Since then, Fowler has grown her team to eight members, amassed more than 60 clients, and doubled revenue each year with no marketing spend. “It’s just us existing in this space and people finding us because women want to work with other women,” Fowler says. Her feminine-driven business ethos has earned her an Ember Award for Community Champion of the Year, and last year, she was nominated for an award by Alberta Women Entrepreneurs.
What does a feminist tax firm look like?
A feminist approach is inclusive and nurturing. That’s an important foundation at MOD. We take care of ourselves, our teams, our communities, and our clients. And we do it in a way that isn’t just about the numbers. We’re really focused on building relationships with the clients we support and bringing them into our herd. We see ourselves as a herd of elephants—elephants form matriarchal societies to ensure the survival of the group. We make decisions together, and we head in the same direction in tandem. It’s a collaborative environment and we’re big on communication. Some traditional accounting firms are too top-down. There are a few decision makers, and everyone else falls in line. Whether or not you agree with the decision, there are not many opportunities to push back, ask questions, or be curious about why things are the way they are.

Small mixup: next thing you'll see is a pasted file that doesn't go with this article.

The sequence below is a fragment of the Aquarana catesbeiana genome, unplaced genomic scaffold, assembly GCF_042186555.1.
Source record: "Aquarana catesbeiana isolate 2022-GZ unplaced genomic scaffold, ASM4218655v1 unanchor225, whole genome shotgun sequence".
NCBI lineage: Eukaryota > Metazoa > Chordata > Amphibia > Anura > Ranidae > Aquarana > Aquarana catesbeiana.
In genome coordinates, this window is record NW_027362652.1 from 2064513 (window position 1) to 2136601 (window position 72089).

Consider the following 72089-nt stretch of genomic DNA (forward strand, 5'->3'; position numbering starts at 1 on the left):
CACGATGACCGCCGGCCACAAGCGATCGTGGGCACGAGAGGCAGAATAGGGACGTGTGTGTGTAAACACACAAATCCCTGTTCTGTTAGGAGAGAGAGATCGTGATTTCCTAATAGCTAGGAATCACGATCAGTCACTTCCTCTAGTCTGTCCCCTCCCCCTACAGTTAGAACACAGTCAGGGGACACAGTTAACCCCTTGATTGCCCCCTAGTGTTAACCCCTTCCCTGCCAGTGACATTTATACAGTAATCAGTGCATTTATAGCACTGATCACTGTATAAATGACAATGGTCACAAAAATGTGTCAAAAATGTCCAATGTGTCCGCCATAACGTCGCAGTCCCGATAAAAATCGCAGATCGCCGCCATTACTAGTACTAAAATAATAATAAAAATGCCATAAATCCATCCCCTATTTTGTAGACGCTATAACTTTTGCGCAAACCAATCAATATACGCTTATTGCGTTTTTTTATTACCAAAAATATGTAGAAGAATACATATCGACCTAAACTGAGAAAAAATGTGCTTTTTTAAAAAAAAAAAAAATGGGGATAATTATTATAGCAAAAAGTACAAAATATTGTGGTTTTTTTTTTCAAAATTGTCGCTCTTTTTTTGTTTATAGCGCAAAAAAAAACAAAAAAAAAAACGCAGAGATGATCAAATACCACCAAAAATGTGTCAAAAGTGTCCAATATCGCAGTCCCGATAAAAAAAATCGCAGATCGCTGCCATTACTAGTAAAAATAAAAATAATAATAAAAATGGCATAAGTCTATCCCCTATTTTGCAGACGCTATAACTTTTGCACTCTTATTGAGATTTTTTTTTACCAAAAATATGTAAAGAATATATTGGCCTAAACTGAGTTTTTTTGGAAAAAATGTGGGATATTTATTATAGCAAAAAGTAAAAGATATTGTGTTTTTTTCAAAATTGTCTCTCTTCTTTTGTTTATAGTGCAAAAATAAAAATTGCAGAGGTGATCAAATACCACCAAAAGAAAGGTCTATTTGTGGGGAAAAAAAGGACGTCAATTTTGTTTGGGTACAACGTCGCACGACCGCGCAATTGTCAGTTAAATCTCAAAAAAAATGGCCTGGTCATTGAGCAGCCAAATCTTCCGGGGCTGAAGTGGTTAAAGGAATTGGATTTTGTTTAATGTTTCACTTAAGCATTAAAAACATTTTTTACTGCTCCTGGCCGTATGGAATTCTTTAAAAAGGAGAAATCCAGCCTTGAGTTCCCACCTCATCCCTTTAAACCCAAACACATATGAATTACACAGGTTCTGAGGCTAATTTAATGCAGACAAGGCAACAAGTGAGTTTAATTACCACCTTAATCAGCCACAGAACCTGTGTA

I wanted something different, so we hold a bi-weekly team call with a set agenda that includes conversions on social impact. It’s important to make sure everybody feels connected to our bigger reason. Sure, we’re paying tax returns, but really, they’re here because they want to make a difference. As a team leader, it’s important for me to be open to feedback. Because we’re remote, being a good communicator is paramount. Our employee handbook says you must show up to conversations with bravery and be open to tough conversations.